Cyrsti was destined to be part of my life for many years, in fact all the way to my early sixties when I came out to my daughter. Her only real concern after wondering why she was the last to know I was transgender to what was up with the name (she disliked it) and what would the three grandkids call me. Since I was close to choosing a legal name change anyhow, the time was right for a revision.

This time I decided to stay within the family history for my new name. I chose my maternal grandfather's first name (Jesse) and just spelled it different and added my Mom's first name as my middle name (Jeanne). That way the kids could just call me "JJ".

At that point, the biggest question was what would happen to the blog. Should I sacrifice all the years of posts and millions of hits I had and change the name? I decided not to and kept Cyrsti as sort of a "pen name" Just to confuse the issue more though I decided to use JJ Hart fairly recently when I began to publish on the Medium writers platform. 

In the future, my goal is to retain a professional to help me with my blog ideas. When I can afford it. Perhaps they could advise me on what to do with my pen name versus my legal name. In the meantime, I'm afraid my schizophrenic name use will continue. 

Sunday, December 5, 2021

A Good Question


Recently I wrote a post concerning the term "passing" and it's relevance to transgender women and/or cross dressers today.  Georgette wrote in with this response:

"I'm not sure the idea of "passing" will ever go away. I see so many on-line posts of Trans People still asking/worrying about it.  And it is not just transgender women, many younger trans men are asking the same.  The ones that give up and say they will never pass  say that's OK as I will own being a transgender woman. But I wonder if they could pass would they still own being a trans woman."

First of all, thanks for the comment. In my experience, most all of the transgender women I knew who readily passed, all went stealth and were never heard from again. Of course, my disclaimer is my examples came from "back in the day" when going stealth was the only way to go. In other words, stealth meant being invisible to the public than being anything other than a cis woman. 

I have two specific examples of trans women who closely followed each other in their transitions. In fact, I think their genital realignment surgeries came in the same year. Both of them had an advantage in that they had natural feminine tendencies and passed very easily. Yes, I was quite envious as I struggled to work with the qualities I did have to get by  Through it all, as I tried to come to grips with my gender identity, I was able to essentially "carve" out my own little niche.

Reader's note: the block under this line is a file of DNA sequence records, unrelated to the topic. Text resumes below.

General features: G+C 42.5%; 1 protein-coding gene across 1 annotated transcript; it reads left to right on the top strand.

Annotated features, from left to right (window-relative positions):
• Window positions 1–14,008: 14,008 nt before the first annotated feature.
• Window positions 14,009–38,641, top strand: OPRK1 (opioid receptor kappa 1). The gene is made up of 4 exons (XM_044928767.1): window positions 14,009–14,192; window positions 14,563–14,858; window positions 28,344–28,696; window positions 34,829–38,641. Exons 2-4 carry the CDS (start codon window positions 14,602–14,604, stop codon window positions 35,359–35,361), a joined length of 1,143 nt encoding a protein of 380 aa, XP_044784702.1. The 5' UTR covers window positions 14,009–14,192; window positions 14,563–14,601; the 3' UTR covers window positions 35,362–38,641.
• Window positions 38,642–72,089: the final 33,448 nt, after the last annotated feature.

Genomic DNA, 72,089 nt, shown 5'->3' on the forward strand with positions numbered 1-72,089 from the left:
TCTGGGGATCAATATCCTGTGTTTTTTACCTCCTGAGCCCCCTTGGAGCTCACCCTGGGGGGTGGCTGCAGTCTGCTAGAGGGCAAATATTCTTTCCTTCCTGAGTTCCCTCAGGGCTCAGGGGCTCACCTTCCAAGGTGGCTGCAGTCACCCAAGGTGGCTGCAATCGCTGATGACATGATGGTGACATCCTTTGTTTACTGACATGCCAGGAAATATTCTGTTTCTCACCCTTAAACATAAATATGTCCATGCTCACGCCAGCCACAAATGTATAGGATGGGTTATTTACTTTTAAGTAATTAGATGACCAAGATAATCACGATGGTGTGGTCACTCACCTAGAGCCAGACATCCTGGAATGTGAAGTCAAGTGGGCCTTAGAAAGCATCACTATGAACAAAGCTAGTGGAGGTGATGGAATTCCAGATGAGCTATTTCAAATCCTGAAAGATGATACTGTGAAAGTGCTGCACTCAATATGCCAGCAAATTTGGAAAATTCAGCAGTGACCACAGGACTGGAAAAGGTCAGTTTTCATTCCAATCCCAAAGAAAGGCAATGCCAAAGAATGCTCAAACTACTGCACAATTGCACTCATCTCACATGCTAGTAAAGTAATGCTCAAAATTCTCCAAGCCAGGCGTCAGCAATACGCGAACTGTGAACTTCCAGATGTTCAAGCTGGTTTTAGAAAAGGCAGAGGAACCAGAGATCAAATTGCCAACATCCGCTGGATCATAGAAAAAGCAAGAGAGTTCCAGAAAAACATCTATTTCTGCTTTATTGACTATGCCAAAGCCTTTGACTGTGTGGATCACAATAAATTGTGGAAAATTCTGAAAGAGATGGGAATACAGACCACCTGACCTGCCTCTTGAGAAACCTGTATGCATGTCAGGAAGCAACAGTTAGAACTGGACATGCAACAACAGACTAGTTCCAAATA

These days, I find myself  struggling with going stealth myself. In fact if the truth be known, I am an estimated  ninety per cent in the world as a cis woman. When I refer to this, I need to explain for the most part it has little to do with appearance and more to do with confidence. Much of my confidence comes from having Liz by myside. She has my back when/if anyone miss-pronouns me. Ironically, I think we get more public push back from those thinking we are lesbians. 

In addition, I have pulled back from most of my participation in the transgender - cross dresser support group I used to be fairly active in. I just don't feel a part of it anymore. Being a full time participant in a feminine world has eliminated the need to get all dolled up to be with other like minded individuals.  If I truly thought I had anything to add, I would go. Many of the other attendee's are much younger so there is an age gap to consider also.

Still,  I do think I carry the stigma with me of wanting to "pass" as a cis woman. Too much time , effort and worry went into during my gender transitional years. I can't forget also how much the femininization affects of hormone replacement therapy helped me align my inner and outer selves. Finally I  learned none of it still matters totally. An example was the Thanksgiving debacle I went through with my daughter's in laws. My excuse for their miss-gendering was how well I imprinted my maleness on them earlier in my life.

It's a good question.